January 2000

Catholic Health Initiatives Maintains Mission Focus Amid Financial Challenges

Operations, strategies refined as support of healthy community initiatives grew in 1999

While financial challenges affected Catholic Health Initiatives and the rest of the health care industry throughout 1999, the year saw many accomplishments that were directly related to living the organization’s mission: …to nurture the healing ministry of the Church by bringing it new life, energy and viability in the 21st century. Fidelity to the Gospel urges us to emphasize human dignity and social justice as we move toward the creation of healthier communities. Operations realigned for improved performance Catholic Health Initiatives appointed a new chief operating officer, Kevin E. Lofton, and realigned its operational structure to streamline management and move decision making closer to the market-based organizations. Five senior vice presidents of operations will work directly with clusters of market-based organizations. The realignment included the establishment of a national performance management office. "This resource will prioritize performance improvement requirements and help to identify teams to work with market-based organizations to achieve their operational performance improvement goals," said Lofton. Environmental assessment synthesized research, data and opinions To help leaders throughout the organization cope with the forces buffeting health care in the United States, Catholic Health Initiatives developed the Health Care Environmental Assessment 1999-2001: The Forces Driving Change. "The assessment synthesizes research findings, supporting data and opinions from a wide range of health care sources," said John DiCola, senior vice president of strategy and business development. "It provides our entire organization with a consistent framework for understanding the truly complex issues facing health care in the United States." Core strategies refined Taking another important step in its evolution, Catholic Health Initiatives refined its original six core strategies to four. "These strategies reflect where we must focus our attention and how we must balance the urgent need to improve our operational performance while we pursue the strategic priorities critical for long-term success," said DiCola. The four core strategies are:
  • Extend the creative expression of Catholic Health Initiatives’ Ministry.
  • Improve clinical, operational and financial performance.
  • Build a commitment to service excellence.
  • Promote development/growth in areas of highest strategic opportunity.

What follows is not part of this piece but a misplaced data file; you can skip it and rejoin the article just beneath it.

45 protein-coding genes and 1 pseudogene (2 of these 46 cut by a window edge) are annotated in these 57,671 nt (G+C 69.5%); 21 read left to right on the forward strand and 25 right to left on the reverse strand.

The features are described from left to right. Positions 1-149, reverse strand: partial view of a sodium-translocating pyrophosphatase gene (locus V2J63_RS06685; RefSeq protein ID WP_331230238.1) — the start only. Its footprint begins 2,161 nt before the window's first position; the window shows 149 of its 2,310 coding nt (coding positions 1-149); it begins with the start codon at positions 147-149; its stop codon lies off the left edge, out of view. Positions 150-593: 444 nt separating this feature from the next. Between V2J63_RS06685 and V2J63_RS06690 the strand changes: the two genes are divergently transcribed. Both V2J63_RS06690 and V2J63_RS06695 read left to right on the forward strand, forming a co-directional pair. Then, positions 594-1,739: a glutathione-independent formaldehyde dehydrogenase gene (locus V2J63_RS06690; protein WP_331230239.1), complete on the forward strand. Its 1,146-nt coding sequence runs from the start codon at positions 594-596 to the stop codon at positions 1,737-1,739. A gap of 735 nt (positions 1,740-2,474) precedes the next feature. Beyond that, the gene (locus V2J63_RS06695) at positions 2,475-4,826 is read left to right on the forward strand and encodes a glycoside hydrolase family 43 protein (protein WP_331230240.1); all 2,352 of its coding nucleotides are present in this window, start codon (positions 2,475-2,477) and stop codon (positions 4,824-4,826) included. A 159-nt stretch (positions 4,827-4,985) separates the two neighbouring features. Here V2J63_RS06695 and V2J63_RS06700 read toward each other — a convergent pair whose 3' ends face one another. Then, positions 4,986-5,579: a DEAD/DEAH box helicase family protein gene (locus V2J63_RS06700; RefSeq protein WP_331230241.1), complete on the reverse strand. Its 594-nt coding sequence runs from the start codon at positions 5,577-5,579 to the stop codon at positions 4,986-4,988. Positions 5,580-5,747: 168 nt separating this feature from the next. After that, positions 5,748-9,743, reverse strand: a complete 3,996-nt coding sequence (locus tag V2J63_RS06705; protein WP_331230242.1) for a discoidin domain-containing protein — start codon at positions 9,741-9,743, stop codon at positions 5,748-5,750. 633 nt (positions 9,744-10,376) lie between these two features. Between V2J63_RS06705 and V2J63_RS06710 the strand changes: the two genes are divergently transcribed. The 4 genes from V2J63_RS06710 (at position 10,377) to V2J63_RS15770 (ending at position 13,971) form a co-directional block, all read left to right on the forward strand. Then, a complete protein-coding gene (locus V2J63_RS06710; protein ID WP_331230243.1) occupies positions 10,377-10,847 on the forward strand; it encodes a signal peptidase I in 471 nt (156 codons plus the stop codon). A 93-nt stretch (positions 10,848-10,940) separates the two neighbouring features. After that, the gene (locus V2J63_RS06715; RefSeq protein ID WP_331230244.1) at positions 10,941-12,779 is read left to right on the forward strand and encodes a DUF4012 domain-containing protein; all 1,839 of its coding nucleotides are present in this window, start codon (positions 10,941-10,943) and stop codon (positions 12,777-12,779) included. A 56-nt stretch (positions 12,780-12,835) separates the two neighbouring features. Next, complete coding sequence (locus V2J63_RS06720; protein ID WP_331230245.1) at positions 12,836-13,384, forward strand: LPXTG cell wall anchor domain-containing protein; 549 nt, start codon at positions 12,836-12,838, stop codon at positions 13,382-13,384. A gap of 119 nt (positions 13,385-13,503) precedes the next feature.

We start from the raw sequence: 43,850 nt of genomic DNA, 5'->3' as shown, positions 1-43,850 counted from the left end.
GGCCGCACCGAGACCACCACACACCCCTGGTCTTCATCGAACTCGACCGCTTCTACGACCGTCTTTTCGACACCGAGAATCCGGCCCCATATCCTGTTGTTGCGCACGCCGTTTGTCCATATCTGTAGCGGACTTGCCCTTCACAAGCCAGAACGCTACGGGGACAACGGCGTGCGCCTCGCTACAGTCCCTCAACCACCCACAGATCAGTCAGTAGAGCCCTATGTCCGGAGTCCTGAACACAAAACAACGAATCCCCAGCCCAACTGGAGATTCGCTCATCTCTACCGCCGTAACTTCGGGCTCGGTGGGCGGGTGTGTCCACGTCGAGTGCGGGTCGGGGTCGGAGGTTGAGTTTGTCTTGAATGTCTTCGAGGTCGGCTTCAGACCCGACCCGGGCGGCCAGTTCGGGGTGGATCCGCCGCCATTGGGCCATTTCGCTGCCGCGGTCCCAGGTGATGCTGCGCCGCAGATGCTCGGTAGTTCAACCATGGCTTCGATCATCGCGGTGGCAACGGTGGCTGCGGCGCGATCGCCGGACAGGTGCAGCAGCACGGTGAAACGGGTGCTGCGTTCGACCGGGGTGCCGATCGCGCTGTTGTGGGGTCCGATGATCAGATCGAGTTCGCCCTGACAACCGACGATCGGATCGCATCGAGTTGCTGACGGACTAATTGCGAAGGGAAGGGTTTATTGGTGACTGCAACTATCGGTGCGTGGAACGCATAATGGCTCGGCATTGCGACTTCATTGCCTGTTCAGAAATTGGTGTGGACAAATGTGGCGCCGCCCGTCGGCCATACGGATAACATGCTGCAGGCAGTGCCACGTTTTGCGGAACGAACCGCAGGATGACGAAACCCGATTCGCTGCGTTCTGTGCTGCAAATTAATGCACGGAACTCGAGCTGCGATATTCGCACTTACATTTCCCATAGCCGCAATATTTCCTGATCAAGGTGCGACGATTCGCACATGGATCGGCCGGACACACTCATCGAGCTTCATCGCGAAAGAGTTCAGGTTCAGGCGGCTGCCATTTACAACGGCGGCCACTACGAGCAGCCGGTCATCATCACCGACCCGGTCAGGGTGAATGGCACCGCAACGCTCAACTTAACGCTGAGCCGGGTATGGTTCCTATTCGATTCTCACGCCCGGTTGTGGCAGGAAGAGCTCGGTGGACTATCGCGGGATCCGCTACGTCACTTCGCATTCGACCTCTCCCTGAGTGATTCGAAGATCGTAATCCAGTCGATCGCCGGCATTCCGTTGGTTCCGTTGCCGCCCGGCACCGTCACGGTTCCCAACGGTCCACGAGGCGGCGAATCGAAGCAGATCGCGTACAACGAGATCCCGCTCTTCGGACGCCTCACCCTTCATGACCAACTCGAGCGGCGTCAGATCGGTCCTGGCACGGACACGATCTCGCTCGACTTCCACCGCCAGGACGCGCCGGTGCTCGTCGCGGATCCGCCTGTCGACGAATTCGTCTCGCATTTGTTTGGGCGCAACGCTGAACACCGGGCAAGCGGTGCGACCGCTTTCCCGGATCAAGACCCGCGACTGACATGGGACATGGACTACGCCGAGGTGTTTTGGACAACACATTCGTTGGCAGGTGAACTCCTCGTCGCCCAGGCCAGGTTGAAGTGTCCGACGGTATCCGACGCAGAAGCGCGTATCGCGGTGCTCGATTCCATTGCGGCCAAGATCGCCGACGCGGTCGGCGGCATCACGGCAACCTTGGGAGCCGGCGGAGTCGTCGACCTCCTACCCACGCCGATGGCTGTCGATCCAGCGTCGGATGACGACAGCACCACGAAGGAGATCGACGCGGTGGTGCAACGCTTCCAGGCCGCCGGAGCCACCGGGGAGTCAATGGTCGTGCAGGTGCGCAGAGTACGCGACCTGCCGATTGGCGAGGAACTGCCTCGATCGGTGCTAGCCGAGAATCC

Investments made for healthy communities Market-based organizations were instrumental in promoting Catholic Health Initiatives’ Direct Community Investment Program, which helps build healthy communities through low-interest loans to organizations that provide access to jobs, housing, food, education and health care to those in need. The program progressed toward its goal of investing $32 million, or two percent of Catholic Health Initiatives’ operating investment program assets. By the end of 1999, a total of $11.4 million in direct community investments was made in seven different organizations. "The Direct Community Investment Program is one more way that we express Catholic Health Initiatives’ mission and vision by using the financial resources of the organization in a manner that enables us to build healthy communities," said Colleen Scanlon, senior vice president of advocacy. Grants awarded to innovative community health efforts Mission and Ministry Fund grants totaling $2.5 million funded 19 innovative programs that address the emerging and long-term needs of children, adolescents, women, families and communities. The fund is one of the most visible ways Catholic Health Initiatives lives its mission and extends its healing ministry into the life of the communities served by its market-based organizations and sponsoring congregations. Since 1997, the Mission and Ministry Fund has awarded more than $5.75 million to 60 initiatives. Advocacy agenda set for social justice Catholic Health Initiatives began to develop a system-wide advocacy agenda for social justice, health care reform and systemic change in building healthy communities. Catholic Health Initiatives combined its resources with those of organizations such as the Catholic Health Association and Catholic Charities USA to act on targeted public policy and regulatory issues. Market-based organizations educated legislators on issues of importance to Catholic health care, forming relationships that will help give them a voice in future legislation. Campaigns countered Medicare payment reductions Catholic Health Initiatives continued to inform policy makers at local, state and national levels of the need for relief from Medicare payment reductions enacted by the Balanced Budget Act of 1997. Grassroots campaigns conducted by the Denver office and market-based organizations asked key legislators to oppose additional reductions and support restoration of Medicare funding. Clinical effectiveness demonstrates results Achieving measurable continuous improvement in patient outcomes and costs remained a top priority for Catholic Health Initiatives as a growing number of market-based organizations engaged in clinical effectiveness work. In addition, Catholic Health Initiatives formed the Management Assistance Clinic Break Even Team ("Macbeth") to help hospital-owned physician practices achieve break-even budgets. The team has a goal of achieving $25 million in savings for fiscal year 2000. Web site established global presence Catholic Health Initiatives established its presence on the Internet with a national Web site, www.catholichealthinit.org, and began to pilot tools to help market-based organizations create their own high-quality web sites. E-mail linked 20,000 staff members Catholic Health Initiatives also leveraged technology by establishing e-mail links for 20,000 staff members in 22 states. In addition, public folders now allow staff members to share, via e-mail, internal information such as facility directories, policies and press releases, and participate in on-line discussion groups. Employee financial services expanded To help employees plan for retirement and their immediate financial needs, Catholic Health Initiatives’ began developing an employee financial services program designed to offer services ranging from retirement planning assistance to the delivery of consumer services via the Internet. Assessments strengthen mission integration Furthering Catholic Health Initiatives’ mission, the organization began a system-wide assessment of mission integration to affirm market-based organizations’ accomplishments and to identify areas for growth and improvement. "The mission assessment is an instrument that helps us all to be accountable for mission integration in the same way we are accountable for performance in other areas of our business," said Diana Bader, OP, senior vice president for mission. In addition, 70,000 employees completed Catholic Health Initiatives’ core values orientation. Crusade enrolled Medicaid-eligible children Catholic Health Initiatives joined forces with other Catholic health systems, Catholic Health Association and Catholic Charities USA to sponsor Children’s Health Matters, a nationwide crusade to enroll 11 million uninsured children in Medicaid and other health insurance programs. Public service announcements, educational outreach kits and a dedicated Web site (www.childrenshealthmatters.org) supported the program, which dovetailed with President Clinton’s "Insure Kids Now" program. Distinctive culture emerges Catholic Health Initiatives embarked on the development of a distinctive culture that will be critical to meet the opportunities and challenges for the health ministry in the 21st century. Specific tools, information, resources, training and support will help market-based organizations develop their own cultures while preserving the mission, vision and values of Catholic Health Initiatives and its foundresses. Feast days suggested to enhance workplace spirituality Based on the belief that truly spiritual people consistently combine action and contemplation in their daily routines, Catholic Health Initiatives suggested that market-based organizations observe three feast days — World Day of Healing (February 11), Founding of Catholic Health Initiatives (May 1) and Labor Day — to promote workplace spirituality. Market-based organizations and national offices were also encouraged to incorporate individual and group reflection into business meetings and work processes, and to provide occasional retreats that give staff time to reflect on goals and directions. Extensive planning assured Y2K preparedness An enormous Year 2000 planning effort prepared Catholic Health Initiatives and its market-based organizations to maintain standards of patient care and continuity of operations in the event of Y2K-related failures. Market-based organizations developed detailed contingency plans that minimized risks by identifying alternative ways to perform clinical and business functions. As a result, the entire Catholic Health Initiatives organization completed a smooth rollover to the new millennium. Tragedy underscored compassion and professionalism The staff of Centura Health-St. Anthony Central Hospital in Denver, Colo., showed extraordinary compassion and professionalism in caring for victims of the shooting at Columbine High School. The staff treated several victims of the tragedy, including four of the most seriously wounded students. Under crisis conditions, their dedication exemplified the true meaning of a healing ministry.